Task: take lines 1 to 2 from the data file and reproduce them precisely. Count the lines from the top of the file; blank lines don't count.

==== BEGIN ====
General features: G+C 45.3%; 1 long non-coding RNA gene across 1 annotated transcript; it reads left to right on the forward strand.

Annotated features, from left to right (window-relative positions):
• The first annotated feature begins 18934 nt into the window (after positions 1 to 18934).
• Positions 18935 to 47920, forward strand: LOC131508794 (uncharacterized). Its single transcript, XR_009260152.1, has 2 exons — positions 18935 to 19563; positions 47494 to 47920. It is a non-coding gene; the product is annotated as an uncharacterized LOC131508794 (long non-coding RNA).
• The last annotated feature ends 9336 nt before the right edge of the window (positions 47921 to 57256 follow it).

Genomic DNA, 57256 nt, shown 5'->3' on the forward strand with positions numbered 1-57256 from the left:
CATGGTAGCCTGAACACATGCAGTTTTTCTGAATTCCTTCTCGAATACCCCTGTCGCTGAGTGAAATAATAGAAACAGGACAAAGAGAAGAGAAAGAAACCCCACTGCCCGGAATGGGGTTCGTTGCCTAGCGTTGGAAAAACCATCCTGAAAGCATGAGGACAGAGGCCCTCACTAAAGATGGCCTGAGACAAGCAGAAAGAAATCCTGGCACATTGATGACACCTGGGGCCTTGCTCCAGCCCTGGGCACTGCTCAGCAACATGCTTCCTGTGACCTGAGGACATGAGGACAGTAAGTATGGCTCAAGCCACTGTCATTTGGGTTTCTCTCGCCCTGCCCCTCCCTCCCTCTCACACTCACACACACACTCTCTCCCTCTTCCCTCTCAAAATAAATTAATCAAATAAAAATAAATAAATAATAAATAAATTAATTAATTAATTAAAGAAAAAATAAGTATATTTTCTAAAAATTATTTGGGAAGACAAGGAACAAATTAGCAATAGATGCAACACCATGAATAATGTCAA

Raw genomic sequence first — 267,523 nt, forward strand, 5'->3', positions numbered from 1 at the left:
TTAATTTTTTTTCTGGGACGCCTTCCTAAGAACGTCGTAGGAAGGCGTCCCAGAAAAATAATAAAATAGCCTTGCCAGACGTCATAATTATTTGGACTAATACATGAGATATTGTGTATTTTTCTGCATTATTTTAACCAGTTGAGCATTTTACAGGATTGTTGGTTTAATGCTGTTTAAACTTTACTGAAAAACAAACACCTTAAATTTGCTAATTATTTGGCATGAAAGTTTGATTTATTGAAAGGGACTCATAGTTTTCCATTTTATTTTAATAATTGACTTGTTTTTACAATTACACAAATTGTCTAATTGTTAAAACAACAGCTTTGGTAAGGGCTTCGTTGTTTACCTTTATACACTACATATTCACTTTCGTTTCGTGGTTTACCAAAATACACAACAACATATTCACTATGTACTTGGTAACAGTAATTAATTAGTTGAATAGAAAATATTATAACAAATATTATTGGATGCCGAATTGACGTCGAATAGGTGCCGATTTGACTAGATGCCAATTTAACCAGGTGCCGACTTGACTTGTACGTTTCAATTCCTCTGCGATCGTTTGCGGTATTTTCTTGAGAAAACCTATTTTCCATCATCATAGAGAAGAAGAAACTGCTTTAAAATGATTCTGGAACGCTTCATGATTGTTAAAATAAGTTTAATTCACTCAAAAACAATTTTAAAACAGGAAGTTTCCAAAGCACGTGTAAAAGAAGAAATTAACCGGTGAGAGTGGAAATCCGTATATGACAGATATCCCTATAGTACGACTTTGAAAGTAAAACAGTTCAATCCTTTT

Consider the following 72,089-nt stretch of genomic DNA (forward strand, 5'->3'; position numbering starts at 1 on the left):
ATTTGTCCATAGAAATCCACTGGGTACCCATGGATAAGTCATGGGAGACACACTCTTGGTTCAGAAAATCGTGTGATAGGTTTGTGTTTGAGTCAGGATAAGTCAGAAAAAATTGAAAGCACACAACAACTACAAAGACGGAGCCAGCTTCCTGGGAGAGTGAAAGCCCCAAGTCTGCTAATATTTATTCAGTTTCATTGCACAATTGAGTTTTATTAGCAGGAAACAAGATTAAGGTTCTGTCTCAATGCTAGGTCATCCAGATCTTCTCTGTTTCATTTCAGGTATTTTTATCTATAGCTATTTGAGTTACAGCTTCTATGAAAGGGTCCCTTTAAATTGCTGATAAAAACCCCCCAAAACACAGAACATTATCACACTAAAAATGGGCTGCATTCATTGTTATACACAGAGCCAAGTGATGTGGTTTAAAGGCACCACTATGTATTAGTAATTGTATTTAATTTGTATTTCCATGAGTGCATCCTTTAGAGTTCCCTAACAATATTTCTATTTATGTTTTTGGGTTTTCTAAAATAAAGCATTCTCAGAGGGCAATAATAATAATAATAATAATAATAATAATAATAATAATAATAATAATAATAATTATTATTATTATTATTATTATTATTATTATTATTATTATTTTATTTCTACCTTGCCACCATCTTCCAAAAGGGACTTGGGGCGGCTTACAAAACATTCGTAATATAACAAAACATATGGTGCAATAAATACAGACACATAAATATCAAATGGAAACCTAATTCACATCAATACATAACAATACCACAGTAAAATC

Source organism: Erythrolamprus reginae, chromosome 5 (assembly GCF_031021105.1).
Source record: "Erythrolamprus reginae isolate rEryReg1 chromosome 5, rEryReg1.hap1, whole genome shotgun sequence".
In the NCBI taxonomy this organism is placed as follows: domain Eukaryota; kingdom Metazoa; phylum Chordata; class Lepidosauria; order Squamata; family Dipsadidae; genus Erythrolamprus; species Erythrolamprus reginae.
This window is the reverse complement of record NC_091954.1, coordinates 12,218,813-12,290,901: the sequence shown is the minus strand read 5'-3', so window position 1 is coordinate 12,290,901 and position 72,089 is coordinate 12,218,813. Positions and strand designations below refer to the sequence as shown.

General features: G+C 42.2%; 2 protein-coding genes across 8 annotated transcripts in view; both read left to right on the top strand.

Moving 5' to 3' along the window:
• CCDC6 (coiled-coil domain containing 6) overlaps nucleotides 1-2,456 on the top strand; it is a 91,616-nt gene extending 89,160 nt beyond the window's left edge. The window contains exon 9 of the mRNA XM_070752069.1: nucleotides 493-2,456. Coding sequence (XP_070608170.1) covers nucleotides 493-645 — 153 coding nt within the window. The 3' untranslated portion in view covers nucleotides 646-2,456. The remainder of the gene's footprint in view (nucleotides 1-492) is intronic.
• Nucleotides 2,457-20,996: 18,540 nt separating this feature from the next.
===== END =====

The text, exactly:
General features: G+C 45.3%; 1 long non-coding RNA gene across 1 annotated transcript; it reads left to right on the forward strand.

Annotated features, from left to right (window-relative positions):